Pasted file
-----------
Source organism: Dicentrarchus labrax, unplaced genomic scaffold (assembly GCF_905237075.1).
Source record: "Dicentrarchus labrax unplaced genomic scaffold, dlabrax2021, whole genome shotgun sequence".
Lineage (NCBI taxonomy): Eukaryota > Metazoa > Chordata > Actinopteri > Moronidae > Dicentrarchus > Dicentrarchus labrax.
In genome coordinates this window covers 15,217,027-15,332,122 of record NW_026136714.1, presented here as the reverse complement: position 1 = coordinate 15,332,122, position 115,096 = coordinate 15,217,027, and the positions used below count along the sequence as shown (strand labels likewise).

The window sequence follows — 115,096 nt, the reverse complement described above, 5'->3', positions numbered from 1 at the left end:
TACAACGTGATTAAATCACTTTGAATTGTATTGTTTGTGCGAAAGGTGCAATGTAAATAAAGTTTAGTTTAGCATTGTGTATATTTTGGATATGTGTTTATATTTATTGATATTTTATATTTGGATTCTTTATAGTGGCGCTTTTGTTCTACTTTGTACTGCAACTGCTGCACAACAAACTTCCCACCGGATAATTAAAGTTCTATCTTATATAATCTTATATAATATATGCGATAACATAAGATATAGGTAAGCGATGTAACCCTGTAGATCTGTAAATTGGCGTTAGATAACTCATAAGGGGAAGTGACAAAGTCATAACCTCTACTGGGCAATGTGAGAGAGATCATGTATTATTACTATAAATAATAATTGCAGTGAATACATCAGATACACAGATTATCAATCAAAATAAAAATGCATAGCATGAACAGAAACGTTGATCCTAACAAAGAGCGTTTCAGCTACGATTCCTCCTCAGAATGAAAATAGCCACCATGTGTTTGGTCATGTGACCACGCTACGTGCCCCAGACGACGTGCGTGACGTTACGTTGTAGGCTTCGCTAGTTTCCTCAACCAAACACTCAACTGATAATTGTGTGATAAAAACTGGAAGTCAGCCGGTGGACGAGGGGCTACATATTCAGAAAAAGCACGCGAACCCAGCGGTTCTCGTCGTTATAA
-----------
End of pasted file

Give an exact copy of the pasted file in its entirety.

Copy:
Source organism: Dicentrarchus labrax, unplaced genomic scaffold (assembly GCF_905237075.1).
Source record: "Dicentrarchus labrax unplaced genomic scaffold, dlabrax2021, whole genome shotgun sequence".
Lineage (NCBI taxonomy): Eukaryota > Metazoa > Chordata > Actinopteri > Moronidae > Dicentrarchus > Dicentrarchus labrax.
In genome coordinates this window covers 15,217,027-15,332,122 of record NW_026136714.1, presented here as the reverse complement: position 1 = coordinate 15,332,122, position 115,096 = coordinate 15,217,027, and the positions used below count along the sequence as shown (strand labels likewise).

The window sequence follows — 115,096 nt, the reverse complement described above, 5'->3', positions numbered from 1 at the left end:
TACAACGTGATTAAATCACTTTGAATTGTATTGTTTGTGCGAAAGGTGCAATGTAAATAAAGTTTAGTTTAGCATTGTGTATATTTTGGATATGTGTTTATATTTATTGATATTTTATATTTGGATTCTTTATAGTGGCGCTTTTGTTCTACTTTGTACTGCAACTGCTGCACAACAAACTTCCCACCGGATAATTAAAGTTCTATCTTATATAATCTTATATAATATATGCGATAACATAAGATATAGGTAAGCGATGTAACCCTGTAGATCTGTAAATTGGCGTTAGATAACTCATAAGGGGAAGTGACAAAGTCATAACCTCTACTGGGCAATGTGAGAGAGATCATGTATTATTACTATAAATAATAATTGCAGTGAATACATCAGATACACAGATTATCAATCAAAATAAAAATGCATAGCATGAACAGAAACGTTGATCCTAACAAAGAGCGTTTCAGCTACGATTCCTCCTCAGAATGAAAATAGCCACCATGTGTTTGGTCATGTGACCACGCTACGTGCCCCAGACGACGTGCGTGACGTTACGTTGTAGGCTTCGCTAGTTTCCTCAACCAAACACTCAACTGATAATTGTGTGATAAAAACTGGAAGTCAGCCGGTGGACGAGGGGCTACATATTCAGAAAAAGCACGCGAACCCAGCGGTTCTCGTCGTTATAA